Home  »  Volume XVIII: American LATER NATIONAL LITERATURE: PART III  »  § 22. Joseph Henry Allen; William Francis Allen; James Bradstreet Greenough

The Cambridge History of English and American Literature in 18 Volumes (1907–21).
VOLUME XVIII. Later National Literature, Part III.

XXV. Scholars

§ 22. Joseph Henry Allen; William Francis Allen; James Bradstreet Greenough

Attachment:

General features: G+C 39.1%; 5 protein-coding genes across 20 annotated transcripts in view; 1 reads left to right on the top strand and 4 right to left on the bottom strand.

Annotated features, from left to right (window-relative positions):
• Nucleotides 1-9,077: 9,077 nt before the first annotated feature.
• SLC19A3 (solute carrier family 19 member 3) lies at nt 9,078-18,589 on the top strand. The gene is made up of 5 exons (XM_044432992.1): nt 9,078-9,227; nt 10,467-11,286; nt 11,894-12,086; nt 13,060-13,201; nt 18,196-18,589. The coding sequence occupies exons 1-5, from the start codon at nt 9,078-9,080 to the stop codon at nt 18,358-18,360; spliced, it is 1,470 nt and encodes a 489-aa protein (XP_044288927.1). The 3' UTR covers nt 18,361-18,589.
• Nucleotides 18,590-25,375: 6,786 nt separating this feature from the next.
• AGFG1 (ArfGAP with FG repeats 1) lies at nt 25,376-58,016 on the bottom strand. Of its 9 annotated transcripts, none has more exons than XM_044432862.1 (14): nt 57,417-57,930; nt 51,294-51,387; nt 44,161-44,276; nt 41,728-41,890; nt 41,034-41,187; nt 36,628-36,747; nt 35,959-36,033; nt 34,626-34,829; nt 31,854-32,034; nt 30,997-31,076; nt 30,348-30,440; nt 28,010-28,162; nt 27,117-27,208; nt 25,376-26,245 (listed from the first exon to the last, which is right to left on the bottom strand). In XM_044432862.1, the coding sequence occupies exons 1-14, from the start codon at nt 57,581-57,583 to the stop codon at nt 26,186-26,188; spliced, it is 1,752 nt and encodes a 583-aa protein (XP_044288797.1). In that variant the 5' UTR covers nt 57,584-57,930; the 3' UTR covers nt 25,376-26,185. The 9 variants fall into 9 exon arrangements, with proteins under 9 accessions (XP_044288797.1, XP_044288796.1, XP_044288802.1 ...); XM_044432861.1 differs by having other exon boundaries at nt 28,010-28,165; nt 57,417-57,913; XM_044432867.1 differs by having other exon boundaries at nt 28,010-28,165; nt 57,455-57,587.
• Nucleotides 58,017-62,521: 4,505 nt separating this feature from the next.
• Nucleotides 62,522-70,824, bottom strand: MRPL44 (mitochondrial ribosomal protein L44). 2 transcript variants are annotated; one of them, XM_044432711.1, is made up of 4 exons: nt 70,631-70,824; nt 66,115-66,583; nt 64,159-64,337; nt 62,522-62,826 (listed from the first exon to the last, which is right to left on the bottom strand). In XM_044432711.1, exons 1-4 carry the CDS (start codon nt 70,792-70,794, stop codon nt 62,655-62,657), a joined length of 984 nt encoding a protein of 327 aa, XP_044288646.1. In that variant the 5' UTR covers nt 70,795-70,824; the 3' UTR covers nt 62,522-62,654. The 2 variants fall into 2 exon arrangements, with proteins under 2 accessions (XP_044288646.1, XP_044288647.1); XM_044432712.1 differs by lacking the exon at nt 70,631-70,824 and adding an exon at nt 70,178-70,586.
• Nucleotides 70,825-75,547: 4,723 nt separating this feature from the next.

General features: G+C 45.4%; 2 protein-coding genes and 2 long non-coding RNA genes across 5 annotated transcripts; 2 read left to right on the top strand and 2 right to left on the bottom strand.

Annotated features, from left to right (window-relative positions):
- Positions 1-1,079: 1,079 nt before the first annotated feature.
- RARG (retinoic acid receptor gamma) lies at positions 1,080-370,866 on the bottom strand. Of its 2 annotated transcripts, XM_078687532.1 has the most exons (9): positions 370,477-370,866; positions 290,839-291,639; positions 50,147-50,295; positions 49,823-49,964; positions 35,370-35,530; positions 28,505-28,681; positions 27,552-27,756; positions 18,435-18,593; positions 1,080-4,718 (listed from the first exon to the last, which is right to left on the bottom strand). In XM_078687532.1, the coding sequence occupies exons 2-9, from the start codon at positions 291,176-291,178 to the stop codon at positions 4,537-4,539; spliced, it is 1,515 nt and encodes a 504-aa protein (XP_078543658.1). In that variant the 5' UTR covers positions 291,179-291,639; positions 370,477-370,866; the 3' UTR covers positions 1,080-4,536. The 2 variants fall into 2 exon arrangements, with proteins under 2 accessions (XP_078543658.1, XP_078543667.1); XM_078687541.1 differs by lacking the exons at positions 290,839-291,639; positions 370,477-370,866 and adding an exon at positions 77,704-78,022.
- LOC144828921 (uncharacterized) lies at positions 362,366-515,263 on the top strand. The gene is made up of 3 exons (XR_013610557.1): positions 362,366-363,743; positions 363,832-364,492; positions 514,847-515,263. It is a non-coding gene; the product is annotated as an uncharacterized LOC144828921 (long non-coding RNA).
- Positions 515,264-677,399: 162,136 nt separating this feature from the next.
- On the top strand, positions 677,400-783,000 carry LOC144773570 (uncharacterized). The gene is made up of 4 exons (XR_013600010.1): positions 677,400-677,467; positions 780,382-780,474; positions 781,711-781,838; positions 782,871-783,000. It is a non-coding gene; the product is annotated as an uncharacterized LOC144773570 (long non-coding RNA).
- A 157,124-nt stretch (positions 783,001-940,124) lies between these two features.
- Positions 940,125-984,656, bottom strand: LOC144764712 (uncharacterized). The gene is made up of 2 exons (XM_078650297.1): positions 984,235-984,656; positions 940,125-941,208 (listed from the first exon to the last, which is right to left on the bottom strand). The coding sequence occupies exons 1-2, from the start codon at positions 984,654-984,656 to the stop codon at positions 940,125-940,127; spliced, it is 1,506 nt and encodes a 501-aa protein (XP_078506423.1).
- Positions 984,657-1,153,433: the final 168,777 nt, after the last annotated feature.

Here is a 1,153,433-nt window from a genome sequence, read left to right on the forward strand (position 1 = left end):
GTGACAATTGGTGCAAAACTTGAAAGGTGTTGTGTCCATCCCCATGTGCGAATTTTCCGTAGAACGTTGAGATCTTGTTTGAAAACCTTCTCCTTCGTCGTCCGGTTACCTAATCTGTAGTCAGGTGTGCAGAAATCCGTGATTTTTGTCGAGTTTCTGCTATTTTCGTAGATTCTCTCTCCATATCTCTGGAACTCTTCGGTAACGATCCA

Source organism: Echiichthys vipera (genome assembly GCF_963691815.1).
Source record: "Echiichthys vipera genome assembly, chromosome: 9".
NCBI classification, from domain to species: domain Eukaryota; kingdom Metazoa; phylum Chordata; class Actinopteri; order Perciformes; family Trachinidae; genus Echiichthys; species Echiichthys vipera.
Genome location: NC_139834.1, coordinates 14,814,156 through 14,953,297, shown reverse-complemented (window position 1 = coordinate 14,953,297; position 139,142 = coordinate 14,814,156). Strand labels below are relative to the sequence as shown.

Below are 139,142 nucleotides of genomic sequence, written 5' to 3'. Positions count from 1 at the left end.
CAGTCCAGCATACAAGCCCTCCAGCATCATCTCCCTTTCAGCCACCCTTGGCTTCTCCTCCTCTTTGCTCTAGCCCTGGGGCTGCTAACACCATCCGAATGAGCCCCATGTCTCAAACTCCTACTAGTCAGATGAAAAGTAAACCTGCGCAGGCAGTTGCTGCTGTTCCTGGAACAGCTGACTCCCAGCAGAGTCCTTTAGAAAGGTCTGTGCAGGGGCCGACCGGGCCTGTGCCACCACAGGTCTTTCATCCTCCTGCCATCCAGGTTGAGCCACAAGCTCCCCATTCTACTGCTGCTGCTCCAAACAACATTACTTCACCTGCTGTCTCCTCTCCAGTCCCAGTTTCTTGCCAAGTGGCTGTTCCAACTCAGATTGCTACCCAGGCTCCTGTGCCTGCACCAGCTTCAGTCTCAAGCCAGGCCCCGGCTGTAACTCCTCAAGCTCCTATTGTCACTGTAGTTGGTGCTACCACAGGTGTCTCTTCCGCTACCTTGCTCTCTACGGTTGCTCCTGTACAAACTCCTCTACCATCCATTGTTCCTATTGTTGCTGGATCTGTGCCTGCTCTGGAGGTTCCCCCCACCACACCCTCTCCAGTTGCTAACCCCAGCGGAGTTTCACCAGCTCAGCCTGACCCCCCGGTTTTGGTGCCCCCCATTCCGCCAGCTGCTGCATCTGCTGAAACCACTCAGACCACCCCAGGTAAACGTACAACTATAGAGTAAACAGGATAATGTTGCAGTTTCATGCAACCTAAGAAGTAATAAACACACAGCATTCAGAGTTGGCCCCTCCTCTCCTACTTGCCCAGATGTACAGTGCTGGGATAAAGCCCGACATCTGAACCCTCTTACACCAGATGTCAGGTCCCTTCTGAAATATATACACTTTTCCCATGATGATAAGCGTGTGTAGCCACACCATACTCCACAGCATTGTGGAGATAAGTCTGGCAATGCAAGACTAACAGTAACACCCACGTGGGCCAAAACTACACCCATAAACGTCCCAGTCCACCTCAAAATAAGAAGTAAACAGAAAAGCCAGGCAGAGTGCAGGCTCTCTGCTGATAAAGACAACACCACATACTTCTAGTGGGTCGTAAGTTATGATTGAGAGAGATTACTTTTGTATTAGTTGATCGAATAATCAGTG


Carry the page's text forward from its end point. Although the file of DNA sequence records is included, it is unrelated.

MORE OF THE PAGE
The brothers Joseph Henry Allen (1820–98) and William Francis Allen (1830–89) together edited Virgil (1880), and with James Bradstreet Greenough (1833–1901) produced the well-known “Allen and Greenough” Latin texts, which included Cæsar, Sallust, Ovid, and Cicero. J. H. Allen with Greenough wrote the Allen and Greenough Latin Grammar, published 1872, and an Elementary Latin Composition, published 1876. W. F. Allen contributed the historical and archæological material to the Allen and Greenough series, and later edited Tacitus. Greenough in 1865 was appointed to a Latin tutorship at Harvard, and was professor of Latin from 1883 until the year of his death. He taught himself Sanskrit, became interested from the first in comparative grammar and general linguistics, an interest stimulated by Goodwin’s Greek Moods and Tenses (1860), and applied these methods to the Latin verb in his Analysis of the Latin Subjunctive (1870). The principles here laid down and followed seem to show that Greenough was strongly influenced not only by the German originators of the comparative linguistic method, and by Goodwin, but by W. D. Whitney as well, whose Language and the Study of Language had appeared at the very time (1867) when Greenough was undertaking his researches. Greenough introduced the teaching of Sanskrit and comparative philology at Harvard, and gave courses in them from 1872 until the appointment of C. R. Lanman as professor of Sanskrit in 1880. In 1872, likewise, he published with Joseph Henry Allen a Latin Grammar for Schools and Colleges, founded on Comparative Grammar, in which he applied the methods and amplified the results of the Analysis. This, though in name only a schoolbook, contains in its successive editions the results of Greenough’s research, and has been widely influential upon the subsequent study of Latin syntax. The issues of his investigation in other fields quietly appear in the same way in the volumes of the Allen and Greenough series. Words and their Ways in English Speech (1901), which Greenough and G. L. Kittredge prepared together, presents in racy and readable form the substance of much solid scholarship. Greenough was active in the development of the Harvard Graduate School; established in 1889 the Harvard Studies in Classical Philology; introduced reading at sight into American classical teaching; promoted the collegiate instruction of women; wrote excellent Latin verse and prose; and, like Lane and Child and Goodwin, delighted in learned fun.